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Many Canadians use cell phones while driving even though they know it increases risk of accident.
Photo Credit: CBC

Doctors urged to stop cell phone use while driving

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Canada’s family doctors are being asked to advise their patients to stop using mobiles while driving and to stop doing it themselves. Although there is growing awareness about the increased risk of accidents, many still do it, says a recent article in the journal Canadian Family Physician. The article is called “Fatal Distraction.”

Speaking on a cellphone while driving increases the risk of collision by four to six times according to studies. Texting increases the risk up to 23 times. Road accidents are the leading cause of death for Canadians under the age of 34.

At any given time one in 20 Canadians is using a cellphone while driving. Four out of five teenagers do it.

Doctors do it too, says the article’s co-author Dr. Victoria Lee, a family medicine resident at the University of Alberta in western Canada. Lee says they need to stop, set an example and use their unique positions to bring up the issue with their patients during their medical check-ups.

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Hands-free cell use while driving is dangerous too
studies indicate
© Ric Francis/Associated Press

Hands-free no better

Speaking on a cell phone is illegal in many Canadian provinces, but some allow hands-free devices. “These bans mislead the public and encourage them to trade one dangerous habit for another equally dangerous one,” says the article.

Less risky is speaking with a passenger in the car, explains Lee. In those situations the conversation ebbs and flows as both the driver and passenger take in the road conditions and acknowledge the need to pay attention to them. The same is not true of the person on the other end of the cell phone who will keep on talking and expecting responses unaware of the traffic situation.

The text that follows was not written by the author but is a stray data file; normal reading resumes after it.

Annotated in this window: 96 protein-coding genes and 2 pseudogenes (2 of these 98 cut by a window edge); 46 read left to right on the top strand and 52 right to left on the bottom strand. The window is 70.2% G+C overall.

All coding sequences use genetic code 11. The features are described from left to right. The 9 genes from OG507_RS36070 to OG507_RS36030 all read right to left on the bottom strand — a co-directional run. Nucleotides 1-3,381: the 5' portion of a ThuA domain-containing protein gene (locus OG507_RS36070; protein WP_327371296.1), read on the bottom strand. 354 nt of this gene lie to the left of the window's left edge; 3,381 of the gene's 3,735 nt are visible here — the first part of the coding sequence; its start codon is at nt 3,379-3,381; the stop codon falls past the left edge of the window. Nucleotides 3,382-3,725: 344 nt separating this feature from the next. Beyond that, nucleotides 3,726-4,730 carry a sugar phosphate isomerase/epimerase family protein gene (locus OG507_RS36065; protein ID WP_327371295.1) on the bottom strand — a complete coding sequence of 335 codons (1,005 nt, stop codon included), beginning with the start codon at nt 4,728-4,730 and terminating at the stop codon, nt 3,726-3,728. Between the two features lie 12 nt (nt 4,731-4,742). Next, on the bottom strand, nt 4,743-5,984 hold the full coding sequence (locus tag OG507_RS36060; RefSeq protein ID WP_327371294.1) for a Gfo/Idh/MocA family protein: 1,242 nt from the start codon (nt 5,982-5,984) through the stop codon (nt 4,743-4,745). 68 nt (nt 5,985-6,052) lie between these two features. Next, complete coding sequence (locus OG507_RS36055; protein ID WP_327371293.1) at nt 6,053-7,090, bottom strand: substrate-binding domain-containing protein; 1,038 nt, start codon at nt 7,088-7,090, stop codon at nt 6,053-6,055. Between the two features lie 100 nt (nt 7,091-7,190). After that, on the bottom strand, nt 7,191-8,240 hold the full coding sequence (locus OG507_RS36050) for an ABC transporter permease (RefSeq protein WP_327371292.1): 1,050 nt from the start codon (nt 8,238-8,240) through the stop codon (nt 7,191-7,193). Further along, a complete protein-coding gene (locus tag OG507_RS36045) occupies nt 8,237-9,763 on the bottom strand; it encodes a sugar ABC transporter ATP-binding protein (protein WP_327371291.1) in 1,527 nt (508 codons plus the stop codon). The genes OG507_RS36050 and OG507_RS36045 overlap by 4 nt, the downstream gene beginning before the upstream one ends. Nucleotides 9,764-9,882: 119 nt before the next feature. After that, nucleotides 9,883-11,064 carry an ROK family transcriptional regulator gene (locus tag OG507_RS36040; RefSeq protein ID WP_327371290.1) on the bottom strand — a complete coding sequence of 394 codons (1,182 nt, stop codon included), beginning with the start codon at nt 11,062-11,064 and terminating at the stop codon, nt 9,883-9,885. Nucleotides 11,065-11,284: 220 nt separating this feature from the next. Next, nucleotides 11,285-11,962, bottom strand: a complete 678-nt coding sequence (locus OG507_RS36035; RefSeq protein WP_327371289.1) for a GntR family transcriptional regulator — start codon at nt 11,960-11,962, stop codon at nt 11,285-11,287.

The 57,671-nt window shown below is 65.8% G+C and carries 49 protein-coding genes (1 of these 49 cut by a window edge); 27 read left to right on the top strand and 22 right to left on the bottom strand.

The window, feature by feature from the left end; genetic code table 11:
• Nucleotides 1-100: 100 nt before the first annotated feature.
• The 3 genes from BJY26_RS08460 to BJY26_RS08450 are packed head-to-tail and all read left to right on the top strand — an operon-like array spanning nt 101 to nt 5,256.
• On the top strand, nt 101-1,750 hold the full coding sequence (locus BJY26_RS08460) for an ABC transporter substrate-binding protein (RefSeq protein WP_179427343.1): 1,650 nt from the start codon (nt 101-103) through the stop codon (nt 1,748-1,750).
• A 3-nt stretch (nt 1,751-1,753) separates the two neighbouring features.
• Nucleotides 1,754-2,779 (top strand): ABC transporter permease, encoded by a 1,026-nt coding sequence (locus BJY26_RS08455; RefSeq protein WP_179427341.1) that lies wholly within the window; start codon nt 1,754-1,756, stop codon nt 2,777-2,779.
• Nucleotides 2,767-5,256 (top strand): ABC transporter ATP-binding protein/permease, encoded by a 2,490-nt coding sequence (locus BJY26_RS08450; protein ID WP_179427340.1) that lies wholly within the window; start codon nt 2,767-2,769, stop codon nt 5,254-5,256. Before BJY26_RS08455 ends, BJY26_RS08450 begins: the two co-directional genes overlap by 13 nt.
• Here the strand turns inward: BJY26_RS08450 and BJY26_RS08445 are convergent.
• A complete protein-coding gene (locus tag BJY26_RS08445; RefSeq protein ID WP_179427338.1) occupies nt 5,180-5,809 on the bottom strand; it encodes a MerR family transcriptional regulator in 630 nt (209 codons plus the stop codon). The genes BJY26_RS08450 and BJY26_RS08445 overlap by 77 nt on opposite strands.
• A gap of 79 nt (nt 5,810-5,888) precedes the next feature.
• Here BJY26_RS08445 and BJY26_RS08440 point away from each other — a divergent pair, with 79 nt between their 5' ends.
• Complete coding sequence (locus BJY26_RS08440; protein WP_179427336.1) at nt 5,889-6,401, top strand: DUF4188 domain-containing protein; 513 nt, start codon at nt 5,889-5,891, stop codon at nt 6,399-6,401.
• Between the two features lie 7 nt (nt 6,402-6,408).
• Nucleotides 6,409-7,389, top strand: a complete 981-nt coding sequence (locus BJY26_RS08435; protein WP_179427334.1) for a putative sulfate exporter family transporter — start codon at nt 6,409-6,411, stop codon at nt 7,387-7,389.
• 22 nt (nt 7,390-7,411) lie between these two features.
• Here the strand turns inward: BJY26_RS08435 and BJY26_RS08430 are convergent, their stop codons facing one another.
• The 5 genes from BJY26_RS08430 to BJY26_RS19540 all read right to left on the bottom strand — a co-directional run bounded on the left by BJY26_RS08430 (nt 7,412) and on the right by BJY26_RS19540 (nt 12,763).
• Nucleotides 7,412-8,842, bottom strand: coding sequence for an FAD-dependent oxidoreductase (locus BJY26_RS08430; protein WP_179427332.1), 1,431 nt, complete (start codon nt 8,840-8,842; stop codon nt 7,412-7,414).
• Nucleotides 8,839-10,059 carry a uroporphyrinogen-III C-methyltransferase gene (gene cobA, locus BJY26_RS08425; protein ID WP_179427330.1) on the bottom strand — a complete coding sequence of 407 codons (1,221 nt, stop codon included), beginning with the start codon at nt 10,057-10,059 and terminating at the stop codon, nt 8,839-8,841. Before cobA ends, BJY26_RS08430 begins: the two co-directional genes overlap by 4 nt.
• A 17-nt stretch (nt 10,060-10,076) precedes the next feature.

“Turn off the phone”

Once patients are convinced of the risk of cell phone use while driving, Lee suggests doctors give them concrete strategies to avoid the practice. These include turning off a cell phone when getting into a car, setting up a voice mail system that lets callers know you might be driving, asking passengers to take calls, and if a call is unavoidable, pulling over. She also suggests not calling people when you know they are driving.

“I think there’s a lot that we can do from individual counselling to larger, broad scale things like legislation changes and policy changes, said Lee. “I think we’re at the cusp of what I think could be an epidemiological disaster because it’s such a prevalent problem and it’s such a huge risk.”

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Dr. Victoria Lee says “Don’t use your cell phone
while you’re driving.”
© Nikolas Romaniuk
Posted in Health, Lifestyle
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2 comments on “Doctors urged to stop cell phone use while driving
  1. Paula Graham says:

    Cellphone Mayhem
    By: Paula Graham

    As we delve deeper into the age of technology, more issues with distracted driving are arising. The use of cellphones while driving has become an undeniable issue. Even respectable Canadian family doctors are doing it. Doctors need to stop using their cell-phones while driving. By driving while using mobile phones, they are setting a bad example for other people as well as their own patients. I don’t believe doctors should be the only people responsible for advising drivers to discontinue cell-phone use while driving. How can other people stop doing this when the person advising them is guilty of doing the same thing? There needs to be another person available to instruct the doctors not to use their cell-phones while driving, before the doctors can give this advice to anyone else.